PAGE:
Although the violence continues, the 2008 election saw a substantial vote for the moderate parties, which is perhaps representative of the desire for a more stable region and the general population’s exhaustion with the conflict and the want for peace. Furthermore, the increase in trade and movement of people between the regions, along with the cumulative impact of civil society movements, have played an important role in suppressing any re-emergence of a large-scale armed struggle. The region may be moving forward into a ripeness for reconciliation, but many in Kashmir and the international community call for the right of Kashmiris to determine their own future and call for a referendum on independence.

kashmir conflict resources :-

BBC in-depth – Kashmir flashpoint: Features the latest stories from the region as well as a discussion of the keys debates surrounding the ongoing dispute. The personal perspectives under the ‘Voices from Kashmir’ section are particularly worth a look. The BBC Search function for Kashmir is also useful, as is the BBC Timeline – India and Pakistan – Trouble Relations.

published under the creative commons license

Flashpoints: Country briefing on the conflict in Kashmir, including a list of related resources.

Global Security – Kashmir: For the main combatants involved in the dispute, refer to the right-hand side of this page. Also noteworthy is the extensive background information and the maps.

INCORE: International Conflict Research Institute at the University of Ulster’s guide to Internet resources on Kashmir.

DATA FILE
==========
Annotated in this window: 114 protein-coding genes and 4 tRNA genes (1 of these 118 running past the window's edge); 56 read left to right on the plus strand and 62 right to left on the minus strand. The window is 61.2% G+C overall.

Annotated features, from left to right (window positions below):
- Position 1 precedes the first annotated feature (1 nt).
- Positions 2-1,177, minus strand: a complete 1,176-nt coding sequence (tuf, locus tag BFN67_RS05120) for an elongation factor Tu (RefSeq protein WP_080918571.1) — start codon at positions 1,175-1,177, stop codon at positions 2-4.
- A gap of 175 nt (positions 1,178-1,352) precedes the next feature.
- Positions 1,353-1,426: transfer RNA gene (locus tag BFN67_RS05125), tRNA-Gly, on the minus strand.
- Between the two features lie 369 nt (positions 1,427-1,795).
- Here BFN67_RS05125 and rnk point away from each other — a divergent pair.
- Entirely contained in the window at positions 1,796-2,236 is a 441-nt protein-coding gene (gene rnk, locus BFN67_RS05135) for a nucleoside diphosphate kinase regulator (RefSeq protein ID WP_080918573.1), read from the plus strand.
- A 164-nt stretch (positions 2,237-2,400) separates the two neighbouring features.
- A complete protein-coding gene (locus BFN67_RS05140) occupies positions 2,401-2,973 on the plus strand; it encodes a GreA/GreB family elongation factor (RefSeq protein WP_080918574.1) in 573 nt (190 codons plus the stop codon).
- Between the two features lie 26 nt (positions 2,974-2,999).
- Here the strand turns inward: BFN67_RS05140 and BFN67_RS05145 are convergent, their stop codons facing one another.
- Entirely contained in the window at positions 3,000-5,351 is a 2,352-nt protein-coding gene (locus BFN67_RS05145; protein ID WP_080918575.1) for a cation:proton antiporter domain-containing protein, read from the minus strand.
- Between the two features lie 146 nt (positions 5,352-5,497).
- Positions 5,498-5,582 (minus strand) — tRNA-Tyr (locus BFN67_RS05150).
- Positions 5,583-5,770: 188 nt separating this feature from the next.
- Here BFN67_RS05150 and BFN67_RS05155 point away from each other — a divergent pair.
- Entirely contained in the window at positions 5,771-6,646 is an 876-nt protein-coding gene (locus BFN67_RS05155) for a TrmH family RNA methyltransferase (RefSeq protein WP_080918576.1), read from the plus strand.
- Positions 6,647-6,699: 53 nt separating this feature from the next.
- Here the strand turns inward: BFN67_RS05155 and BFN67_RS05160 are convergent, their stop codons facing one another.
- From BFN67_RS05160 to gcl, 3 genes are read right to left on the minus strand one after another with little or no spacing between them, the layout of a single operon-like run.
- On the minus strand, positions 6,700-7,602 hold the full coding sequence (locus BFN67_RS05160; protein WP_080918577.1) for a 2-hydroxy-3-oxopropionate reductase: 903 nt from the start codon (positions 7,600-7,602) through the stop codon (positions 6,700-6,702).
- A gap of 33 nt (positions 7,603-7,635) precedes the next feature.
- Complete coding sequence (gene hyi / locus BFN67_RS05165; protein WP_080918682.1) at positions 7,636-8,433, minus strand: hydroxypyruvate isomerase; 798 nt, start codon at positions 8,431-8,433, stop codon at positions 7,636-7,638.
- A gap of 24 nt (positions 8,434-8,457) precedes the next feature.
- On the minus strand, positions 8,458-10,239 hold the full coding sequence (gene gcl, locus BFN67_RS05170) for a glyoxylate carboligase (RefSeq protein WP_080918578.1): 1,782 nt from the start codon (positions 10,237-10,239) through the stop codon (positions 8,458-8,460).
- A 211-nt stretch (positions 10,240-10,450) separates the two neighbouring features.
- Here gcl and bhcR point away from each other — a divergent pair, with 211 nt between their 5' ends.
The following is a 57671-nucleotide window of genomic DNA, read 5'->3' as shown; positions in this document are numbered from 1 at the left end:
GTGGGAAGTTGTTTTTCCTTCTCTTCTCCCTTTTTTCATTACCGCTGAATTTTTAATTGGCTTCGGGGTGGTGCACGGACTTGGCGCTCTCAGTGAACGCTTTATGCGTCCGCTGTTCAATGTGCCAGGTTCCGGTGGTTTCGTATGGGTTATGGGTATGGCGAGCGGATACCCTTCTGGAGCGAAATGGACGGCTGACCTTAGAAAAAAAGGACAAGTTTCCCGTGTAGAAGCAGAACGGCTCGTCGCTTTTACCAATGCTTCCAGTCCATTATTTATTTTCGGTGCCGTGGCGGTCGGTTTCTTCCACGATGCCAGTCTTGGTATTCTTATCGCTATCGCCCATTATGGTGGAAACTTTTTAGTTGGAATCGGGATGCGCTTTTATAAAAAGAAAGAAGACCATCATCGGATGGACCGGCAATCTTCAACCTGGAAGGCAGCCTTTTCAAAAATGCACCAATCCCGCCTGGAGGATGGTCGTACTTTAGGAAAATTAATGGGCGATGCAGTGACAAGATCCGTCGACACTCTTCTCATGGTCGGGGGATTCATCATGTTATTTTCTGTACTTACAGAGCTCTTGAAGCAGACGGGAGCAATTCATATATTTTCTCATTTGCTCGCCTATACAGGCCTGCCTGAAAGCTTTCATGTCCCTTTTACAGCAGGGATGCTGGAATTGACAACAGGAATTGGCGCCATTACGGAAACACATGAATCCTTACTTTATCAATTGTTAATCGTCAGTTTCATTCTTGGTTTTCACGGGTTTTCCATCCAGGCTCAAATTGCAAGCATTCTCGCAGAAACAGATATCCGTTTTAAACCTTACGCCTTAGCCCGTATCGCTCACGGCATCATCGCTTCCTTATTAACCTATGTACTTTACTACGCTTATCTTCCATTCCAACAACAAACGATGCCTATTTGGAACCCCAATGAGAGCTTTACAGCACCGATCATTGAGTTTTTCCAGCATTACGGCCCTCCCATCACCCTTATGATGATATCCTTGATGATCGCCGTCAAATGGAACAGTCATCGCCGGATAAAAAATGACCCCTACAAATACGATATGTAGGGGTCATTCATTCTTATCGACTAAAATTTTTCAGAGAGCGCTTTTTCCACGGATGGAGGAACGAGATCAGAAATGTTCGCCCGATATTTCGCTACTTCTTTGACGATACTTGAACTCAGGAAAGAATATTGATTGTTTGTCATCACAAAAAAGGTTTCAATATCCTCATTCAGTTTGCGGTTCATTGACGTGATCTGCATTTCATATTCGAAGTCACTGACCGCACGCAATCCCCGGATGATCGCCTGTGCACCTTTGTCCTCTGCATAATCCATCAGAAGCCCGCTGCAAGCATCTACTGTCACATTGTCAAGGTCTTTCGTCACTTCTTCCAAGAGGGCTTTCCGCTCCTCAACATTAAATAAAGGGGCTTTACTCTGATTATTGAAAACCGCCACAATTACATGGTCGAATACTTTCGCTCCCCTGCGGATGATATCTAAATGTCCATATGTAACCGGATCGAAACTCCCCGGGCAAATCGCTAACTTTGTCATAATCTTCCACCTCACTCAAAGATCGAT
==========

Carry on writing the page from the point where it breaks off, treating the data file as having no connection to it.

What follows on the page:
Kashmir Newz – Maps of Jumma and Kashmir: An interesting collection of regional maps each, representing a different understanding of Kashmir and Jumma’s territory. Includes: India’s local version, India’s international version, Pakistan’s version, Western version, Central Intelligence Agency and the USA’s version.

UK FCO guidelines: Country profile from the UK Foreign and Commonwealth Office, including travel advice for those planning to visit the region and recently updated timeline of recent conflict.

photo by Shashwat Nagpal, published under the creative commons license

Government and International Organisations
Amnesty International: Thousands lost in Kashmir mass graves (2008): A disturbing article from Amnesty International outlining the discovery of hundreds of unidentified graves believed to contain victims of unlawful killings, enforced disappearances, torture and other abuses.

CIA Fact book: General information on Pakistan, including maps and statistical information.